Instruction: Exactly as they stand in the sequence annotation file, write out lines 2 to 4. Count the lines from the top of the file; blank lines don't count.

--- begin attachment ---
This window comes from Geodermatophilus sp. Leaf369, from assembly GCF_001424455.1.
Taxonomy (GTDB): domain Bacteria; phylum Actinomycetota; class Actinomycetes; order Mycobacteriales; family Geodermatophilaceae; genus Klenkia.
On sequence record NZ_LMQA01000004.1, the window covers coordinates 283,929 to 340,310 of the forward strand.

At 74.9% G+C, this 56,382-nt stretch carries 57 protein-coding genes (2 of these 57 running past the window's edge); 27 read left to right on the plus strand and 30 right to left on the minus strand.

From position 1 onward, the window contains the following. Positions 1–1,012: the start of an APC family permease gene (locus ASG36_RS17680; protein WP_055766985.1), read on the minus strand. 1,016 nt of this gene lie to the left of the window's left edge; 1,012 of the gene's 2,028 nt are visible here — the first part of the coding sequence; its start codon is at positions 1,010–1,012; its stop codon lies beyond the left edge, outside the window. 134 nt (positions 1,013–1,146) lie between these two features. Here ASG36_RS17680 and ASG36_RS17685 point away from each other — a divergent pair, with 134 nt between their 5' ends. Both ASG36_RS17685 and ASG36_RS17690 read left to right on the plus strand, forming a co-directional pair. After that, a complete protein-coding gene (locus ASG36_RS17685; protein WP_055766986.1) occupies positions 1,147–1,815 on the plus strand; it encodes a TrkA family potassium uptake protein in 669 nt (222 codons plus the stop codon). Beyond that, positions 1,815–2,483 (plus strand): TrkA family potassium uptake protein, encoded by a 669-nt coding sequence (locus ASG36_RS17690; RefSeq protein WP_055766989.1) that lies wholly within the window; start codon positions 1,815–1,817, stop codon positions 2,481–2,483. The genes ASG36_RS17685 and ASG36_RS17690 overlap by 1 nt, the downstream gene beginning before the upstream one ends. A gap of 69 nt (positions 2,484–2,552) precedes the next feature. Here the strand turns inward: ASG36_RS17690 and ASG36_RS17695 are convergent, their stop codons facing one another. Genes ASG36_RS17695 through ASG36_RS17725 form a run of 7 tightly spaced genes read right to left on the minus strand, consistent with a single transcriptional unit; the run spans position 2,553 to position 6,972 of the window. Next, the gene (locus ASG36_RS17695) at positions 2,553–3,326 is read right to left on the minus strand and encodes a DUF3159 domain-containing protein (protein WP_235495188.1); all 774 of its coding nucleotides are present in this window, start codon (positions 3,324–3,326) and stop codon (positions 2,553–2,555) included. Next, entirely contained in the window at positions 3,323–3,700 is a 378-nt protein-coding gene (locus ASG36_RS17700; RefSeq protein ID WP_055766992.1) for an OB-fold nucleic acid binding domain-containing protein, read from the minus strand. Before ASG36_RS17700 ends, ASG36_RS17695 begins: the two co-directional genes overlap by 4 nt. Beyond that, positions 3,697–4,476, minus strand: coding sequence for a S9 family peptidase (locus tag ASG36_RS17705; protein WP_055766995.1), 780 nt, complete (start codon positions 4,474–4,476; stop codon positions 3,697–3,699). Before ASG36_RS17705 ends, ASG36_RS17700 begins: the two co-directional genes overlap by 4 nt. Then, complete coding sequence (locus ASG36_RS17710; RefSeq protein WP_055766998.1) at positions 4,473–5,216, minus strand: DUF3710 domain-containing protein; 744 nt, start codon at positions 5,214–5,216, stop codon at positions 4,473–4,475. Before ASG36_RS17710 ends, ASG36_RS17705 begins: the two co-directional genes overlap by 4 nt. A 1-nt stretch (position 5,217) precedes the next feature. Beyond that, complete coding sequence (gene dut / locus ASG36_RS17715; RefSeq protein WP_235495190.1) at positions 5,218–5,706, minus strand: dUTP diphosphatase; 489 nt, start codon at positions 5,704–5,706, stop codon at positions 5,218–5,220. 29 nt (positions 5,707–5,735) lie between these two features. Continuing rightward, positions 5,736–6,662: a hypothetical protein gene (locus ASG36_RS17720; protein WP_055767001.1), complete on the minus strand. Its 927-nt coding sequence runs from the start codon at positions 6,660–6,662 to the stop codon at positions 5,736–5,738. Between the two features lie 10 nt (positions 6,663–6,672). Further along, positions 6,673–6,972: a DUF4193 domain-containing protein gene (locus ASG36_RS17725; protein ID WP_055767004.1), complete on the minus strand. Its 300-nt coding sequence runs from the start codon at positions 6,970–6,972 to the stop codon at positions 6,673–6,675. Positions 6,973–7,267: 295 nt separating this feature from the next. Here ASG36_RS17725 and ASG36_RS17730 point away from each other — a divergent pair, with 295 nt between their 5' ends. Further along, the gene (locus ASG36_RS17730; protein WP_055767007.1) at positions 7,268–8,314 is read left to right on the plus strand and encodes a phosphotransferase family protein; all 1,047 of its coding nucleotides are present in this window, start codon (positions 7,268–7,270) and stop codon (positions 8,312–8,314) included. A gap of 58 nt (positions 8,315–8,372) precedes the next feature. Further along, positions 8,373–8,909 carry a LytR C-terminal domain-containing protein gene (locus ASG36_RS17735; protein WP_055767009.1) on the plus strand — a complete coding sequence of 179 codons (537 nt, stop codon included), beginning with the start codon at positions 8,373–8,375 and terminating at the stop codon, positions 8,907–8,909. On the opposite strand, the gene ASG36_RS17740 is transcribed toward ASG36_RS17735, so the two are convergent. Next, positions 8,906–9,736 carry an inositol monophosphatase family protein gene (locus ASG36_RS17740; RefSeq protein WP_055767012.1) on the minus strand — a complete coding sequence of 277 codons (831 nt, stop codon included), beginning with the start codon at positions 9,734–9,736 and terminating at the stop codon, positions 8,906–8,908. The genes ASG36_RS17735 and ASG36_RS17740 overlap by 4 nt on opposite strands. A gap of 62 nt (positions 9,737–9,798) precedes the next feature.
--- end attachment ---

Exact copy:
Taxonomy (GTDB): domain Bacteria; phylum Actinomycetota; class Actinomycetes; order Mycobacteriales; family Geodermatophilaceae; genus Klenkia.
On sequence record NZ_LMQA01000004.1, the window covers coordinates 283,929 to 340,310 of the forward strand.

At 74.9% G+C, this 56,382-nt stretch carries 57 protein-coding genes (2 of these 57 running past the window's edge); 27 read left to right on the plus strand and 30 right to left on the minus strand.